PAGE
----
An administrator associated with the access point 102 may be able to change settings associated with the access point 102 and may be able to assign particular devices to particular device classes. The administrator may be associated with a computer system 118 that is coupled by a wired connection to the access point 102. Alternately or in addition, the administrator may be associated with a device 112 that is wirelessly coupled to the access point via the LAN 104. The device 112 may include or correspond to a portable device (e.g., a mobile communication device, a tablet, a laptop computer, etc.). The computer system 118, the device 112, or both, may be referred to as an administrator device, which enables the administrator to control settings and data associated with the access point 102.

The administrator device may include a processor and instructions executable by the processor to display a current passcode for the LAN 104. For security, the instructions may require authentication (e.g., entry of a password, a fingerprint scan, entry of other biometric data, or combinations thereof) before the current passcode is displayed. Enabling the administrator device to display the current passcode for the LAN 104 may enable the administrator to easily obtain the current passcode for entry as input to another device that is to be granted access to the LAN 104 (e.g., manual provisioning of the current passcode).

The access point 102 may include one or more processors (such as a processor 120), one or more network interfaces (such as a first network interface 122 and a second network interface 124), and a memory 126. The processor 120 may communicate with one or more of the devices 114 via the network 116 utilizing the first network interface 122. The processor 120 may communicate with the one or more devices 106-112 via the LAN 104 utilizing the second network interface 124.

The memory 126 may store settings associated with the access point 102 and the LAN 104, data, and instructions 128. The settings and data may include, but are not limited to, a type of security protocol to implement; access restrictions associated with particular devices; information associated with frequency of passcode changes; one or more passcodes 130, 132; one or more group lists 134-144; a previous device list expiration time 146; passcode generation data 148, other information, or combinations thereof.

The instructions 128 may be executable by the processor 120 to perform operations. The operations may include providing security for the LAN 104 utilizing dynamic passcodes. For example, a first passcode for the LAN 104 may expire after a first period of time, and the instructions 128 may cause the processor 120 to generate a second passcode to replace the first passcode. The second passcode also expire after a second period of time. The second period of time may be of the same duration as the first period of time, or the second period of time may have a different duration than the first period of time. Having non-static passcodes that expire and are replaced by new passcodes may significantly decrease a risk of a bad actor having access to the LAN 104.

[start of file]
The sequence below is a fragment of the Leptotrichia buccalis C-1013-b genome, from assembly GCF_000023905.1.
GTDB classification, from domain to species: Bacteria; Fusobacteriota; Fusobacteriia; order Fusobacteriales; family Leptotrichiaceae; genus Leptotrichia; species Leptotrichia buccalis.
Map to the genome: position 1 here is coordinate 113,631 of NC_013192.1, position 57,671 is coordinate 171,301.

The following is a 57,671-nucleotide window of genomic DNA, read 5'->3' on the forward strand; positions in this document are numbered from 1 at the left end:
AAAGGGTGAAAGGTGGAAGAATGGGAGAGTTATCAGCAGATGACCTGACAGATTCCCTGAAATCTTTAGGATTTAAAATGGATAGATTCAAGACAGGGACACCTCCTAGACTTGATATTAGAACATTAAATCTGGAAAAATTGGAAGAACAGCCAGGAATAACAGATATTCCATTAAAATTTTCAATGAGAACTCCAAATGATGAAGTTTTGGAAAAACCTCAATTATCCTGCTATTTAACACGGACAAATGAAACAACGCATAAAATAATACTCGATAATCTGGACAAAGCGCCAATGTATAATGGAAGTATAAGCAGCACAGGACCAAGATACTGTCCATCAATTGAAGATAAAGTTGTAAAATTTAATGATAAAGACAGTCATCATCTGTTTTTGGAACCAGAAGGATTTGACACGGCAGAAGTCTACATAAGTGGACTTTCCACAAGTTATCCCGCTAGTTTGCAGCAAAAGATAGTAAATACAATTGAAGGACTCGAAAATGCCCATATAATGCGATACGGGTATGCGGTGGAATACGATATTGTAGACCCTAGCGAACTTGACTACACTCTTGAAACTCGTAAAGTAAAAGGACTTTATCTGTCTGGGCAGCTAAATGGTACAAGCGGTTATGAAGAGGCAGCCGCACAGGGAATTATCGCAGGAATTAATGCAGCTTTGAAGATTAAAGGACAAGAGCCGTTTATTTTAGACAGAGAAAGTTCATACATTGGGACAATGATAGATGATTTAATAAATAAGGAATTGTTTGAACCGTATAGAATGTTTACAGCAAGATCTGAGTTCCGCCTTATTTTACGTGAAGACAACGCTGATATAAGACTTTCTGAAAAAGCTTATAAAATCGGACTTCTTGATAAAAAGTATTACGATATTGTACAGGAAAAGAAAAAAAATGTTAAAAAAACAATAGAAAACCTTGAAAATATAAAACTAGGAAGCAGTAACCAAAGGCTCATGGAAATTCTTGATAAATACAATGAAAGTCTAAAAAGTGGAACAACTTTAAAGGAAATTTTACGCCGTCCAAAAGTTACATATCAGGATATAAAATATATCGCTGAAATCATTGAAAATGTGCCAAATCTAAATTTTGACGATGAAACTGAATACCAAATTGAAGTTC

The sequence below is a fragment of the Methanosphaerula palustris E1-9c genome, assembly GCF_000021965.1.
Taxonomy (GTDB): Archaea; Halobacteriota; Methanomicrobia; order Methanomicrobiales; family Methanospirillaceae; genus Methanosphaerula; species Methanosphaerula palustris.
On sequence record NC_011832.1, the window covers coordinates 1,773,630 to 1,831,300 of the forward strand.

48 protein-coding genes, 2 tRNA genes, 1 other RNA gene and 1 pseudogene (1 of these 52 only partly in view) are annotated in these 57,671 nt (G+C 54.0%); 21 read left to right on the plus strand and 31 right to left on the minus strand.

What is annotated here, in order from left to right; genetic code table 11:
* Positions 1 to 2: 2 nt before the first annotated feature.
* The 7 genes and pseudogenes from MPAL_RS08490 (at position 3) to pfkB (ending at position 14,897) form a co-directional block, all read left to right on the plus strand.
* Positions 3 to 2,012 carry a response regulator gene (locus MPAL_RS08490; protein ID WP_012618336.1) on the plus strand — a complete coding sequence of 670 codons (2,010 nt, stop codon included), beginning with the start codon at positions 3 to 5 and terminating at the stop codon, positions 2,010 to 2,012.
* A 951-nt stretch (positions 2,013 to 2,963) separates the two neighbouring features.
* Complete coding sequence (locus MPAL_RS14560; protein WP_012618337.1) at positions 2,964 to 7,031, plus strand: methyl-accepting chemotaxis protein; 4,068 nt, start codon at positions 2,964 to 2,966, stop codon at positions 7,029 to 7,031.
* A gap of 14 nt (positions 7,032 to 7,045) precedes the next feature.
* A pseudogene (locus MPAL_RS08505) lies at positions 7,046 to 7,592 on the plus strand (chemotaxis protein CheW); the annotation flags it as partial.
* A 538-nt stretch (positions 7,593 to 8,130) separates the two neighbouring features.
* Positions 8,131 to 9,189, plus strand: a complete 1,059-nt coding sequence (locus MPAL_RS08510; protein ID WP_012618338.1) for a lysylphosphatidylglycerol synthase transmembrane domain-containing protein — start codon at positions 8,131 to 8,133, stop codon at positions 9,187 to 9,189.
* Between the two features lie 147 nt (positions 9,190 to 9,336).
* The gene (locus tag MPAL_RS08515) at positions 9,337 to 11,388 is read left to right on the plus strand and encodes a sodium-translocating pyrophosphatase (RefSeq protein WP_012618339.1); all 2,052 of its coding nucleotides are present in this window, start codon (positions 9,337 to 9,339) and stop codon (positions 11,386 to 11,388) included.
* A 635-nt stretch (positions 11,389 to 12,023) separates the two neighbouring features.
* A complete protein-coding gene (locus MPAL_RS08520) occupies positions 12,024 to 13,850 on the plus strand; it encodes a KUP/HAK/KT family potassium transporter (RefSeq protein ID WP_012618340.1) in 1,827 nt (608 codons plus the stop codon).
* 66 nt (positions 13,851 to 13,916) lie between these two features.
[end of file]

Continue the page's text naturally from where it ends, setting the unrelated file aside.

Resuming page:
The passcode 130 may be changed in response to a passcode change request received from an administrator associated with the LAN 104, at a random or quasi-random time selected by the processor 120, periodically (e.g., after passage of two weeks, a month, two months, or some other amount of time), based on detection of an event (such as a particular number of failed access requests), or combinations thereof.

The memory 126 may store one or more group lists, such as a first group list 134, a second group list 136, a third group list 138, and a fourth group list 140. The first group list 134 may include or correspond to a first trusted devices list, which includes identifiers and other information associated with one or more devices 106 designated by an administrator as being trusted devices (e.g., devices of the first class as described above). The second group list 136 may include or correspond to a second trusted devices list, which includes identifiers and other information associated with one or more devices 108 designated by an administrator as being indefinitely trusted devices (e.g., devices of the second class as described above). The third group list 138 may include or correspond to a blacklist, which includes identifiers and other information associated with one or more devices 150 designated by an administrator as not being allowed to utilize the LAN 104 (e.g., black-listed devices). Although one or more devices 150 may not be able to use the LAN 104, the one or more devices 150 may be able to communicate with devices 106-112 wirelessly coupled to the LAN 104 via the network 116. The fourth group list 138 may include identifiers and other information associated with one or more devices 110. The one or more devices 110 may include devices that have access the LAN 104 at a particular moment (e.g., have the current passcode), but have not been assigned to the first class or to the second class (e.g., are not identified in the first device list 134 and are not identified in the second device list 136). An identifier associated with a device 112 associated with an administrator may be stored in the first group list 134 or the second group list 136 based on a designation made by the administrator.